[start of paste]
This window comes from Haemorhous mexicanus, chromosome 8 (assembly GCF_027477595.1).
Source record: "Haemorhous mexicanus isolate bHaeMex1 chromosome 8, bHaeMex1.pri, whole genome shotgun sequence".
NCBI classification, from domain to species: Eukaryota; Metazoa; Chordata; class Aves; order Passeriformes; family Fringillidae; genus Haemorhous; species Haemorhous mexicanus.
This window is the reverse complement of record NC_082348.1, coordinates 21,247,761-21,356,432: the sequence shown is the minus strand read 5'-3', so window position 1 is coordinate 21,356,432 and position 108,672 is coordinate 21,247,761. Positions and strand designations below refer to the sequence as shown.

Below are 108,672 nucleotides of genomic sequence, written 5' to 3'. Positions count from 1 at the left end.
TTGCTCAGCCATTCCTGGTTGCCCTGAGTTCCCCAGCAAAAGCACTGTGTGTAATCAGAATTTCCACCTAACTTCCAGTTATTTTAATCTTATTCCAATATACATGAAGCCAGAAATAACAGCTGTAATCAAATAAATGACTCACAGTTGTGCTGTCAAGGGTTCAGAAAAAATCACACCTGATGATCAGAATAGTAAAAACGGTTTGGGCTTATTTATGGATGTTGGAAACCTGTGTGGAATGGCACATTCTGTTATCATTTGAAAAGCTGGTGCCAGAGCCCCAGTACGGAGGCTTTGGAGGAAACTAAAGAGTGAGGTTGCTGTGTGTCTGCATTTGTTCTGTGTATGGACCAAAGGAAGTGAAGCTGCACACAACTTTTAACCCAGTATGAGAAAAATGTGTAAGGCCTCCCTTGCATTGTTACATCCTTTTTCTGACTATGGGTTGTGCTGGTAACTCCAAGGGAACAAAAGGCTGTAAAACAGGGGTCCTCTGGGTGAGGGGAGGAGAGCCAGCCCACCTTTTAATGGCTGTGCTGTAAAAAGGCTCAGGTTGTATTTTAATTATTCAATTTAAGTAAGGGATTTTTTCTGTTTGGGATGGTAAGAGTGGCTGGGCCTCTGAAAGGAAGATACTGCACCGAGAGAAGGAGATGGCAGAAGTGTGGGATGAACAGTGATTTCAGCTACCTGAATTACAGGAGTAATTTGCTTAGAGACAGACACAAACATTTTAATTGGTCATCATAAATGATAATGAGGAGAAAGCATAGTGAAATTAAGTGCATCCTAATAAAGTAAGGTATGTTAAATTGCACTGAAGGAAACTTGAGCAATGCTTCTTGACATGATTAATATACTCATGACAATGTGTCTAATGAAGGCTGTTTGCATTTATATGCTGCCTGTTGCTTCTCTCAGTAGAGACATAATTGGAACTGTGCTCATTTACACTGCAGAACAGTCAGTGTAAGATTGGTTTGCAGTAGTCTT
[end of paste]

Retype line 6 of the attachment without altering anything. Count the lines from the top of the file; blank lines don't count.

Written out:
TTGCTCAGCCATTCCTGGTTGCCCTGAGTTCCCCAGCAAAAGCACTGTGTGTAATCAGAATTTCCACCTAACTTCCAGTTATTTTAATCTTATTCCAATATACATGAAGCCAGAAATAACAGCTGTAATCAAATAAATGACTCACAGTTGTGCTGTCAAGGGTTCAGAAAAAATCACACCTGATGATCAGAATAGTAAAAACGGTTTGGGCTTATTTATGGATGTTGGAAACCTGTGTGGAATGGCACATTCTGTTATCATTTGAAAAGCTGGTGCCAGAGCCCCAGTACGGAGGCTTTGGAGGAAACTAAAGAGTGAGGTTGCTGTGTGTCTGCATTTGTTCTGTGTATGGACCAAAGGAAGTGAAGCTGCACACAACTTTTAACCCAGTATGAGAAAAATGTGTAAGGCCTCCCTTGCATTGTTACATCCTTTTTCTGACTATGGGTTGTGCTGGTAACTCCAAGGGAACAAAAGGCTGTAAAACAGGGGTCCTCTGGGTGAGGGGAGGAGAGCCAGCCCACCTTTTAATGGCTGTGCTGTAAAAAGGCTCAGGTTGTATTTTAATTATTCAATTTAAGTAAGGGATTTTTTCTGTTTGGGATGGTAAGAGTGGCTGGGCCTCTGAAAGGAAGATACTGCACCGAGAGAAGGAGATGGCAGAAGTGTGGGATGAACAGTGATTTCAGCTACCTGAATTACAGGAGTAATTTGCTTAGAGACAGACACAAACATTTTAATTGGTCATCATAAATGATAATGAGGAGAAAGCATAGTGAAATTAAGTGCATCCTAATAAAGTAAGGTATGTTAAATTGCACTGAAGGAAACTTGAGCAATGCTTCTTGACATGATTAATATACTCATGACAATGTGTCTAATGAAGGCTGTTTGCATTTATATGCTGCCTGTTGCTTCTCTCAGTAGAGACATAATTGGAACTGTGCTCATTTACACTGCAGAACAGTCAGTGTAAGATTGGTTTGCAGTAGTCTT